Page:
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Wednesday, April 27, 2016

Is #1o5C #ParisAgreement temperature pathway possible?

At COP21 in Paris we committed to a temperature target of well below 2 degrees C and aspire to limit global warming to 1.5C, and to decarbonize after 2050. We need to examine pathways to 1.5C to see if it is possible. Dr Joeri Rogelj is one of the few researchers who has studied 1.5C pathways.

This seminar was put on by the Australian-German Climate Energy College at Melbourne University.

So what will it take to achieve 1.5C? Is it possible?

From the seminar advertising:
"With the Paris Agreement, the world decided to pursue best efforts to limit warming to below 1.5C, partly because climate impacts around 2C are considered too risky and too high by many. This seminar will put a spotlight on the mitigation side, i.e. how much and how quickly would emissions need to be reduced to still have a chance of keeping or returning warming to below 1.5C relative to pre-industrial levels.

"How does a roadmap towards a 1.5C future differ from one for 2C? How big is the task of negative emission technologies, such as biomass and CCS.

"In this seminar Joeri Rogelj will present the latest scientific literature on 1.5C emission scenarios, abatement costs, mitigation technologies, and carbon budgets.

"After Joeri Rogelj's presentation, Erwin Jackson, Deputy Director of the Climate Institute, will provide a debate contribution in regard to the Paris decision on 1.5C and Australian and international climate policy.

Melbourne author of 'Climate Code Red' and activist David Spratt (see Climate Code Red blog) made this summary, emailed to me, based upon Rogelj's May 2015 paper - Energy system transformations for limiting end-of-century warming to below 1.5 °C (abstract), his seminar talk, plus questions and conversation at the end.

  • The 1.5C scenario is a 50% scenario, that is 50% of not exceeding 1.5C and 50% of exceeding it.
  • This scenario has a rough 33% chance of exceeding 2C and ~10% chance of exceeding 3C.
  • ALL 1.5C scenarios involve "overshoot" of target and then cooling back to target by 2100 using drawdown.
  • The overshoot is up to 1.7C (see diagram, left, vertical blue dashed line)
  • The carbon budget for 1.5C scenario is 200–415 GtCO2 from 2011 to 2100.
  • Given we are doing around 40 GtCO2 per year at the moment, the budget from 2016 is ~0-200 GtCO2
  • In other words, as of now there is no carbon budget left for 1.5C for even a 50% chance of exceeding the target by 2100
  • In other words, from now on for 1.5C we have to draw down every ton of carbon we emit.
  • The 1.5C scenario with overshoot requires net zero emission by 2045-2060. If emissions follow on or near the Paris path to 2030, the 1.5C scenario is not feasible.
  • The 1.5C with overshoot requires large drawdown mainly using BECCS. By ~2050 this is 15GtCO2e or approx 4GtC. BECCS yields around 1tC/per year/hectare, so this implies biomass from around 4 billion hectares of land. By way of comparison, the total land applied to cropping globally is presently around 3 billion hectare. This is a huge issue, let alone whether sequestration is safe and economic.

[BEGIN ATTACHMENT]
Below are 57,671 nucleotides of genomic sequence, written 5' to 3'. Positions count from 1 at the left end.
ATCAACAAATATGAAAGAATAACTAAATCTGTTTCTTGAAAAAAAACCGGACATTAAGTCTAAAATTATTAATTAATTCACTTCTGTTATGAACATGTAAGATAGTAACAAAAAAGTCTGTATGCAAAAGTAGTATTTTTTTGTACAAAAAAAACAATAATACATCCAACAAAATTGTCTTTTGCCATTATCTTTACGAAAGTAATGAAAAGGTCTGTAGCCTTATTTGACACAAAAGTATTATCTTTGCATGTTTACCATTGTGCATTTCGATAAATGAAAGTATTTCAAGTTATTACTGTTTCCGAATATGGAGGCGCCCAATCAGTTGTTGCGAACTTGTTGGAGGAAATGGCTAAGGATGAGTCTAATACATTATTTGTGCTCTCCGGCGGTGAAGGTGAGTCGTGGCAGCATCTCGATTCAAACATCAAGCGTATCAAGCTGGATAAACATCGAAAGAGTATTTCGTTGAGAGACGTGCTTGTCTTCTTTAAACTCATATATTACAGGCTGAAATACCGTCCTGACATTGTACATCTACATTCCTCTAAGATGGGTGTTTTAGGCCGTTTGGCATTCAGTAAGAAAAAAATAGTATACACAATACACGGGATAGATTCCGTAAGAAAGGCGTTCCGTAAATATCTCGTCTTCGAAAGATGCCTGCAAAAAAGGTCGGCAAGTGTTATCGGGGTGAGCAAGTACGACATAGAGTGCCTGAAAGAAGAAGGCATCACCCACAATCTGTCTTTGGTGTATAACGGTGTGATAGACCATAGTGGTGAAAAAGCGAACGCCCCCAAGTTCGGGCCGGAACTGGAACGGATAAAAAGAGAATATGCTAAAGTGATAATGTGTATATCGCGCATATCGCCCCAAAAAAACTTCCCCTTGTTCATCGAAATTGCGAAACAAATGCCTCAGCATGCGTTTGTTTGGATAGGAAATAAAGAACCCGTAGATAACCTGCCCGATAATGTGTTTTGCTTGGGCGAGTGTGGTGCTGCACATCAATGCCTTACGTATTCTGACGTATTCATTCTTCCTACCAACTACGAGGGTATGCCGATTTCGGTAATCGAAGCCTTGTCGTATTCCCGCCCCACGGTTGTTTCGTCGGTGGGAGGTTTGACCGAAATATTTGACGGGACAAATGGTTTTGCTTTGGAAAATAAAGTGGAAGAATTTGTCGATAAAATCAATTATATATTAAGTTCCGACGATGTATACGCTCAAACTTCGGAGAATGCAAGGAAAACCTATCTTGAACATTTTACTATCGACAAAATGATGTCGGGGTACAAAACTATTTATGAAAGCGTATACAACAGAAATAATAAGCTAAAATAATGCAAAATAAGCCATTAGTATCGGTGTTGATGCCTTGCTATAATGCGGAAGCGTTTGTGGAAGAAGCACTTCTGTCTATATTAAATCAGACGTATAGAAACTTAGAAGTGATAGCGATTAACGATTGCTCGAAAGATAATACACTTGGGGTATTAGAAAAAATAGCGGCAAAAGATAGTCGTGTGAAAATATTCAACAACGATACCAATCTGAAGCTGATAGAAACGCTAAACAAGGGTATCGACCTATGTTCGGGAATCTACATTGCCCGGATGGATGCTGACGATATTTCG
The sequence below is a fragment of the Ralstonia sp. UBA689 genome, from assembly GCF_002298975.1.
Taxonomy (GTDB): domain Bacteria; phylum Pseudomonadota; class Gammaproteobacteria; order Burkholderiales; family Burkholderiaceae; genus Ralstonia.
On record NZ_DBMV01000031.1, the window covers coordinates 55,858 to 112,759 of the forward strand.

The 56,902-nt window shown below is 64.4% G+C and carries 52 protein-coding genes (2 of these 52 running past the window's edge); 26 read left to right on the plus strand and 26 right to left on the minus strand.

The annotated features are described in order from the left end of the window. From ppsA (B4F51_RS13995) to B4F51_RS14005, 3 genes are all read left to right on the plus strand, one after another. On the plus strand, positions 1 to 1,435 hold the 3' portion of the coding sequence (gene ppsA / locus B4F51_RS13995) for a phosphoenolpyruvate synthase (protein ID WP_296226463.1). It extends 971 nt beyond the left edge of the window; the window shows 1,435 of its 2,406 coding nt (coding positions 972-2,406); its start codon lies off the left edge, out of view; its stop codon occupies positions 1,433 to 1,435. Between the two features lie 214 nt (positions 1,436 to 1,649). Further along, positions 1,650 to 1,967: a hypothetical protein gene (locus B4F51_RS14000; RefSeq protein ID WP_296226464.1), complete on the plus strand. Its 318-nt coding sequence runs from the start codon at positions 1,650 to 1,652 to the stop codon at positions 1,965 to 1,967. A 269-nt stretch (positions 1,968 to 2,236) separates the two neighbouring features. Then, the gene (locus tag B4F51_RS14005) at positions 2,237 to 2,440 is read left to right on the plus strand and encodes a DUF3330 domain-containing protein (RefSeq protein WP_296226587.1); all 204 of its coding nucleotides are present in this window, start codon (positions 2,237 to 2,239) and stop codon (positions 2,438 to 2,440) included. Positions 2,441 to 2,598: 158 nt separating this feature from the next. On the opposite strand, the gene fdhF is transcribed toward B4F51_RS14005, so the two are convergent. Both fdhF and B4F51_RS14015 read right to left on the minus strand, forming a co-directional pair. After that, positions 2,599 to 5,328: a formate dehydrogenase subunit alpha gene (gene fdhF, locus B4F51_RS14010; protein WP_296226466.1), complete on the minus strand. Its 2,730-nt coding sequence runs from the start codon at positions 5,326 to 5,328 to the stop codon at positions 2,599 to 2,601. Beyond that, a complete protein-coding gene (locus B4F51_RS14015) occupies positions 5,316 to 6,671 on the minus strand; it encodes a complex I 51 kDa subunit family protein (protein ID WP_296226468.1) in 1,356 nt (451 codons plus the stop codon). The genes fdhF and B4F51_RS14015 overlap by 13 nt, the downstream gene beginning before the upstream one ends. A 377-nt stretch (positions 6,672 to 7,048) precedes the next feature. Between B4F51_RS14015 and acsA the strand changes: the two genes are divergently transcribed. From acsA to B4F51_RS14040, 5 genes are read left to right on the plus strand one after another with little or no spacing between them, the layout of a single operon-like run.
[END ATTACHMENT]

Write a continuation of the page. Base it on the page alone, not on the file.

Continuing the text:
As Rogelj says, models are very conservative, don't assume breakthroughs. But they are also optimistic in how fast society can change. I would also add that society, when motivated, can also change quite rapidly. As Erwin Jackson from the Climate Institute said in the seminar, #1o5C target brings people into the heart of discussion about how we more rapidly decarbonise. Paris changed the momentum.

We need to make the impossible possible for the millions of people who even at 1.5C will suffer innundation including many island nations, and people living in Delta areas: the Sundarbans in India, Bangladesh; Mekong River delta in Vietnam, Nile delta in Egypt to name a few.

Professor Myles Allen, a professor of geosystem science at the Environmental Change Institute, School of Geography and the Environment and Department of Physics, University of Oxford, and Director of the Oxford Martin Net Zero Carbon Investment Initiative, argues at Carbonbrief that stabilising temperatures at 1.5C, while far from guaranteed, is clearly not out of the question.

A study in May 2015 found that 1.5 degrees target is still achieveable, but only just.

Here are a few graphics I collected in December 2015 on the differences between 1.5C and 2C pathway impacts:

This chart shows clearly that between 1C and 1.5C of global warming damage to coral reefs rises quickly, but some are still likely to survive. However by 2 degrees C of warming destruction of coral reefs will approach 100 per cent. A few resilient individual species and some deepwater corals may survive, but shallow reef ecosystems will have collapsed and transitioned to a much less diverse biodiversity based on algae and seaweeds.

Comparing the likely impacts at 1.5C and 2C temperatures. For sea level rise the difference might be much greater than that stated in this graphic. A new study by Deconto and Pollard (2016) postulated that dynamic collapse of Antarctica through two newly modelled processes - hydrofracking and ice-wall collapse - may contribute up to 1 metre to sea level rise just from Antarctica.

Watch the video:

Read how the seminar unfolded on twitter:

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